New Issue Of Global Health Governance Available Online

A new issue of Global Health Governance is available online and features articles focused on human security and health. The issue includes articles on nodding syndrome in Northern Uganda and child nutrition in developing countries from a human security perspective, as well as commentaries on a new agenda for global human security and health and human security in the Americas, among other pieces (12/31).

Examining Military Sector’s Role In Global Health

In an article (.pdf) published in Global Health Governance, Derek Licina, an U.S. Army Medical Service Corps Officer, writes about the international military sector’s role in global health activities, which “has gained visibility in recent years.” He continues, “What is less clear is the overall contribution of the military sector to global health outcomes through direct and indirect investments.” He argues that focusing military global health efforts as outlined in international treaties, expanding existing multilateral military-related organizations, and establishing an international military global health financing mechanism will help “the military sector’s current role … become more efficient and effective in supporting the global good” (12/31).

Voluntary Moratorium On H5N1 Avian Flu Research Likely To End Soon

Following the conclusion of a two-day meeting at the National Institutes of Health (NIH) this week — meant “to gather feedback from flu researchers, others in the science community, and the public on its draft framework for funding H5N1 gain-of-function studies and to continue an international dialogue on issues related to benefits and risks of the research” — “experts anticipated that a voluntary moratorium on work with lab-modified strains that have increased transmissibility might end soon,” CIDRAP News reports (Schnirring, 12/18). “That’s because officials at the National Institutes of Health say they will be moving swiftly to finalize a new process for deciding whether or not to fund proposed experiments that could potentially create more dangerous forms of the bird flu virus H5N1,” NPR’s “Shots” blog notes.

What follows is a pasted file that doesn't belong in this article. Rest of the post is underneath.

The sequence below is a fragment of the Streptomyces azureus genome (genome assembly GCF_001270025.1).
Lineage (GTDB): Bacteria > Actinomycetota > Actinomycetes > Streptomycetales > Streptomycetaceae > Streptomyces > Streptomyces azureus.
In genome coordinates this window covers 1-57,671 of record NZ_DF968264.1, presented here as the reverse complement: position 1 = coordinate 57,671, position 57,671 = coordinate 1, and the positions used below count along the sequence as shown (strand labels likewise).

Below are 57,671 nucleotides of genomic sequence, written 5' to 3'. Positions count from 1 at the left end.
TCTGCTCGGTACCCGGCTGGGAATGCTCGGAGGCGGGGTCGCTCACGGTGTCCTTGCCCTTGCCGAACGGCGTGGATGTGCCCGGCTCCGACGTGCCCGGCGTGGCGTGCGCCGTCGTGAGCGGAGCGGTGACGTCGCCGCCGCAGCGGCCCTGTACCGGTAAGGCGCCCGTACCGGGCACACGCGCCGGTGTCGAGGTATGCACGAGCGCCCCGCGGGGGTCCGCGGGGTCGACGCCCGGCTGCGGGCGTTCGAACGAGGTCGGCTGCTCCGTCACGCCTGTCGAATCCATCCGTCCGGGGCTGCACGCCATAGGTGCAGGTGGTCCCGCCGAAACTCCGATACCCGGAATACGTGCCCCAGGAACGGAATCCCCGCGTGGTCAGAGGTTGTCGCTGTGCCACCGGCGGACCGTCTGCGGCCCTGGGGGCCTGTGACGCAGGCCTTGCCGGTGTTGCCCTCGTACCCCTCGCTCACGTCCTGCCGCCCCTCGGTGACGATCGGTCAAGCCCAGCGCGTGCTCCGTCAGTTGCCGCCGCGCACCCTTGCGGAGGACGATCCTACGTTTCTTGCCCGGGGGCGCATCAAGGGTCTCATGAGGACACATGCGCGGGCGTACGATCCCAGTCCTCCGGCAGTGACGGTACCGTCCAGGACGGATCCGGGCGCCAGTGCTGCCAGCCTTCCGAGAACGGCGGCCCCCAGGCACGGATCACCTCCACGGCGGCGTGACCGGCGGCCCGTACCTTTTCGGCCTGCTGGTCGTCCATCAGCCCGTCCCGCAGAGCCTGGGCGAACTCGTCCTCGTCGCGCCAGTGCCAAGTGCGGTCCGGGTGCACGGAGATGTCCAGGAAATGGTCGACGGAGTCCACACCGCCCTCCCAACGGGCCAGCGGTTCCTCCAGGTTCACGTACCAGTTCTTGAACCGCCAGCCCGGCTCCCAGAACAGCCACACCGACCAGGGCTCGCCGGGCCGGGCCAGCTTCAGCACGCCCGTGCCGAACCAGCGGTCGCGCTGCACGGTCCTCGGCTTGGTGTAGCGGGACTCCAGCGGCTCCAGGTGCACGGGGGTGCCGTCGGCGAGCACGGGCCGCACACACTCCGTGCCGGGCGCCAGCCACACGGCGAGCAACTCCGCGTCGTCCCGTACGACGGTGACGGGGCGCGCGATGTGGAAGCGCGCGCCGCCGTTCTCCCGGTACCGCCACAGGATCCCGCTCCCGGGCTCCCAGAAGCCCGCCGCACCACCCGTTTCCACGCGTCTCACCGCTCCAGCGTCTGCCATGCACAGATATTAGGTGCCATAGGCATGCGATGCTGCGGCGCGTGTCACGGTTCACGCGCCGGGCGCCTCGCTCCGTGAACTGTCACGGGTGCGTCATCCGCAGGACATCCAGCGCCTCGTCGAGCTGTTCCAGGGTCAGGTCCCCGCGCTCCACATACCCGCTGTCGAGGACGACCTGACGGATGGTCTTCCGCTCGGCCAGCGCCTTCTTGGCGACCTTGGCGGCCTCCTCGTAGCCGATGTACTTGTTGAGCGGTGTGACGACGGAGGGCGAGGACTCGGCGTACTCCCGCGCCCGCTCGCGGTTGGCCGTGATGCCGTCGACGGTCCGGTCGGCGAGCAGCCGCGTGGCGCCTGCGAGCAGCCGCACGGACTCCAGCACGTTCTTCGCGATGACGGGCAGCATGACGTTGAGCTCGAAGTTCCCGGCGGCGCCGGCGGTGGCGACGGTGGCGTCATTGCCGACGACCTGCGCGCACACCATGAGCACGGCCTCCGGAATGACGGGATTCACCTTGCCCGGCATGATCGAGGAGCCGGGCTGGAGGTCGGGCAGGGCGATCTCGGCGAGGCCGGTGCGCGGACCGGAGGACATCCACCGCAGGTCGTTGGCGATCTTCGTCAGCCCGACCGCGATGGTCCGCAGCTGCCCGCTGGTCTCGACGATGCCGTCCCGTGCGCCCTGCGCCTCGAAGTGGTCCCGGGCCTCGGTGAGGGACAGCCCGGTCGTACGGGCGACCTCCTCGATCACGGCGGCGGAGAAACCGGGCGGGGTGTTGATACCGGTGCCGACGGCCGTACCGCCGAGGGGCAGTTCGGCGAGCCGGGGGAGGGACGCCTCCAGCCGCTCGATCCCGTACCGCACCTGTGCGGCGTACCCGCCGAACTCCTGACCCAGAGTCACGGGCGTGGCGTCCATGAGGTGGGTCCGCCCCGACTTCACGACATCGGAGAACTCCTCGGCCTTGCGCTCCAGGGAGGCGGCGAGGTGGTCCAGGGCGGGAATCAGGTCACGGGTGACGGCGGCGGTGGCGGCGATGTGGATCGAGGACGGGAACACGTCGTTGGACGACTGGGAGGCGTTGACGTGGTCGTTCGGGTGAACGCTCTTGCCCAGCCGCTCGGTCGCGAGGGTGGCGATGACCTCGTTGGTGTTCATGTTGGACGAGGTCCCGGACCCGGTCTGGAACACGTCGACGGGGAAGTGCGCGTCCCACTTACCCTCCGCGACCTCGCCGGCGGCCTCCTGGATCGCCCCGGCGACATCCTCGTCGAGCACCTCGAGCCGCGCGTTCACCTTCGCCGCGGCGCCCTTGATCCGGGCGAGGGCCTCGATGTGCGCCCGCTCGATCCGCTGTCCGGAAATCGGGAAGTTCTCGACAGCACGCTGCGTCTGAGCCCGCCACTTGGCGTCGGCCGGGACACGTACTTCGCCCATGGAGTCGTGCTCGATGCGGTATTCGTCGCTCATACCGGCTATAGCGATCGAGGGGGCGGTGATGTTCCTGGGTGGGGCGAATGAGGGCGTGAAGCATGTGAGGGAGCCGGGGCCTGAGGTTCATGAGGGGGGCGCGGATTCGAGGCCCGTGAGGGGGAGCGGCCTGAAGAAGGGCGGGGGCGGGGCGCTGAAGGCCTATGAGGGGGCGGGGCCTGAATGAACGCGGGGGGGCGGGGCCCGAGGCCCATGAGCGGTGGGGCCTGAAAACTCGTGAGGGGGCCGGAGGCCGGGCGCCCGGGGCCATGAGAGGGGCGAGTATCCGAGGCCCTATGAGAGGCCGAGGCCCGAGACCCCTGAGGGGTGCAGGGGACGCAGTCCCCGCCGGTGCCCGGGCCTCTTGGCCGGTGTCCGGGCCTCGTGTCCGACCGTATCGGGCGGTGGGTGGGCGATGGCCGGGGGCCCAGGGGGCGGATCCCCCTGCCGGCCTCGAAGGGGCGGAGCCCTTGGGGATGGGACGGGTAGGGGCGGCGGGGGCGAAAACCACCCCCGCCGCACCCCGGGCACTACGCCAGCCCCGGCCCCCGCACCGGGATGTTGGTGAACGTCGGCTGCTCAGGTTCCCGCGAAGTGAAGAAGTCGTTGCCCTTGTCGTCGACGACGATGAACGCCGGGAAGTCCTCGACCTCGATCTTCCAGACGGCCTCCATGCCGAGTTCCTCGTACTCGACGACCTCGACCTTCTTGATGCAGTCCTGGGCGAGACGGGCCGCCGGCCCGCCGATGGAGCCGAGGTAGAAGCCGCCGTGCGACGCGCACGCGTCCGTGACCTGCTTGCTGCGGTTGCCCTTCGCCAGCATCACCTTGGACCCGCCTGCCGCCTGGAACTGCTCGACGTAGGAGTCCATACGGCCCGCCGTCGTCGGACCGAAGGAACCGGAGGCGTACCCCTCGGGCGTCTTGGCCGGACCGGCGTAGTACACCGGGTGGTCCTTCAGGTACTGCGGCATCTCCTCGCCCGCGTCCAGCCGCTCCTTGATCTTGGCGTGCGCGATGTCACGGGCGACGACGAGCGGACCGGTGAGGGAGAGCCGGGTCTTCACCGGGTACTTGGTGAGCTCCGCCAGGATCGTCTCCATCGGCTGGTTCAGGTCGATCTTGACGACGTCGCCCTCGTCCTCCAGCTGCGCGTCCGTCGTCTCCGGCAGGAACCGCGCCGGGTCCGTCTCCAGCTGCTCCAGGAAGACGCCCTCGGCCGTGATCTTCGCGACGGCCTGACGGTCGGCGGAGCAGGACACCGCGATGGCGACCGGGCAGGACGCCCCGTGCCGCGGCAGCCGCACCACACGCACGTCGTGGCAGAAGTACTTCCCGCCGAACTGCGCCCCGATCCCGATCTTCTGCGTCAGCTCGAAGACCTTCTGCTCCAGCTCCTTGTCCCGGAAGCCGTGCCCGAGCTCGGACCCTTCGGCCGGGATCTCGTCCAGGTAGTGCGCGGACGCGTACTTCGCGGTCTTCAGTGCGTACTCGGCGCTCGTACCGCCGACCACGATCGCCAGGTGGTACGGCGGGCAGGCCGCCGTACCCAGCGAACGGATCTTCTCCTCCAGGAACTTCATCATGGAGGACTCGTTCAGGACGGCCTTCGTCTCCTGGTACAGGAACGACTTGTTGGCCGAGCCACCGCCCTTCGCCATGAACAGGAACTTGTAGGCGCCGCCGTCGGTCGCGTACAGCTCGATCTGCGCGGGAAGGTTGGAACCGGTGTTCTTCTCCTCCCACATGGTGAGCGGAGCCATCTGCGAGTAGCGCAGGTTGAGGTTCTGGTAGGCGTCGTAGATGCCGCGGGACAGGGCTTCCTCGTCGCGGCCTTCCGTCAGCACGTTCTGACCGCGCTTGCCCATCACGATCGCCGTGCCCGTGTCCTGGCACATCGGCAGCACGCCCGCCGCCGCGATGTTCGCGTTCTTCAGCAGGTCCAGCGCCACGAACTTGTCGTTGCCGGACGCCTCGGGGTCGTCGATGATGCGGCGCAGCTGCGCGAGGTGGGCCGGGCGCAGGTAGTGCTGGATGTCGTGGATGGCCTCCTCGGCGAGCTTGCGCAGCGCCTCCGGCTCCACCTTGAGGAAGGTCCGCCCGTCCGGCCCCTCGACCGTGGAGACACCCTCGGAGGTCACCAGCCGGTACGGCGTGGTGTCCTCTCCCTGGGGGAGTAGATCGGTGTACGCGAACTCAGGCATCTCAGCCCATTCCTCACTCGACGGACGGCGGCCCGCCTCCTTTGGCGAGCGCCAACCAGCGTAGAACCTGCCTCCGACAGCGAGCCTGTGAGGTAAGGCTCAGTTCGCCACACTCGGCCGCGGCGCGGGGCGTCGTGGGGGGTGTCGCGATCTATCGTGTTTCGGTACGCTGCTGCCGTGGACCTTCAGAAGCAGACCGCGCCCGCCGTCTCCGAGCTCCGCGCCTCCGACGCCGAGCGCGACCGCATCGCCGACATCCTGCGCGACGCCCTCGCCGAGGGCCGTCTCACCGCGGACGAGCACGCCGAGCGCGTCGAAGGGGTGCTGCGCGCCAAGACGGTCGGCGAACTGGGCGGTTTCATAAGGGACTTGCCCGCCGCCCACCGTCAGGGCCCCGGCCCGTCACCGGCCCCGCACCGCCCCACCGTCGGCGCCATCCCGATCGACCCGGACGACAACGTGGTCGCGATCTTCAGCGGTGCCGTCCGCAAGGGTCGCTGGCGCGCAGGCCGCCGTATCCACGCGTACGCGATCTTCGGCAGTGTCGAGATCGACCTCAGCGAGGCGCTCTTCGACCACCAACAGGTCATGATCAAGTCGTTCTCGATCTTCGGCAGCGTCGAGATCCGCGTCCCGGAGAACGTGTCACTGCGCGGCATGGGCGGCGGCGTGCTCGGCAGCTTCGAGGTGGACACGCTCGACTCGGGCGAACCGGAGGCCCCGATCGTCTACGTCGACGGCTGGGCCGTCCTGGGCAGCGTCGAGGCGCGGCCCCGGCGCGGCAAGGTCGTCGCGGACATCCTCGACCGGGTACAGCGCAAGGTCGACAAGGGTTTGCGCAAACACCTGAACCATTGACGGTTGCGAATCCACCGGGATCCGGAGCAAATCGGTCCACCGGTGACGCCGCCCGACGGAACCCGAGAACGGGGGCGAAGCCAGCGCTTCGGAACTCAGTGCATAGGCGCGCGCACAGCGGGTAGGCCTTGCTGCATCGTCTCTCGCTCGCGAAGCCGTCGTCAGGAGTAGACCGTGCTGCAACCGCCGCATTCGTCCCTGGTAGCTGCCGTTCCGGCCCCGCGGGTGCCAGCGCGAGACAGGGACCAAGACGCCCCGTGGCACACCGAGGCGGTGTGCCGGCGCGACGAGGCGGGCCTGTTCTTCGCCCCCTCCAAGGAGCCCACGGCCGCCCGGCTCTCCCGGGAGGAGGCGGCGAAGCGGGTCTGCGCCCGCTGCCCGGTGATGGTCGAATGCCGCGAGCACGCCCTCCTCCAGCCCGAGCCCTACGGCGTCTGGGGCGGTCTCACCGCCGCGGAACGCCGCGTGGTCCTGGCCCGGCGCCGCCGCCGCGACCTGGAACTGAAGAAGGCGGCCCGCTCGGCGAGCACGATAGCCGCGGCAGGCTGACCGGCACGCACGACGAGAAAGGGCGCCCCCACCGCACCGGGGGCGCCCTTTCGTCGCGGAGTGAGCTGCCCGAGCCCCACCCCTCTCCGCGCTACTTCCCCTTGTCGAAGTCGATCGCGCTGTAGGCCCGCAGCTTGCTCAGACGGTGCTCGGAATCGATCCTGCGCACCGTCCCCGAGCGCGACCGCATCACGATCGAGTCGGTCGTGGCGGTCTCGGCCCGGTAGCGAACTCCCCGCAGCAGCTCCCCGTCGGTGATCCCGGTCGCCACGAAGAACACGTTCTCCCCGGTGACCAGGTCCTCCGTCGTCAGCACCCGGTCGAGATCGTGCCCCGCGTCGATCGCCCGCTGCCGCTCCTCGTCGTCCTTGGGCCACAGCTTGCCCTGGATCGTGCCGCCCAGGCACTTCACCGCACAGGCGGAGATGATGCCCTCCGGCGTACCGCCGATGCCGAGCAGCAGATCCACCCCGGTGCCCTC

Global Health As National Security

“Global health is not often thought of as a national security issue, but development professionals and military leaders have been coming together in the belief the two are ‘closely tied together,’” Zach Silberman, a policy associate with the U.S. Global Leadership Council (USGLC), writes in the organization’s blog. He discusses a recent report, “Global Health as a Bridge to Security,” by the Center for Strategic and International Studies. “Military leaders have been among the strongest voices in recognizing that global health has a positive impact on stability abroad,” but “[e]nhancing security through global health efforts … does not require a military solution,” Silberman writes, concluding, “Bringing together American compassion and security demonstrates the impact of smart power in development” (11/14).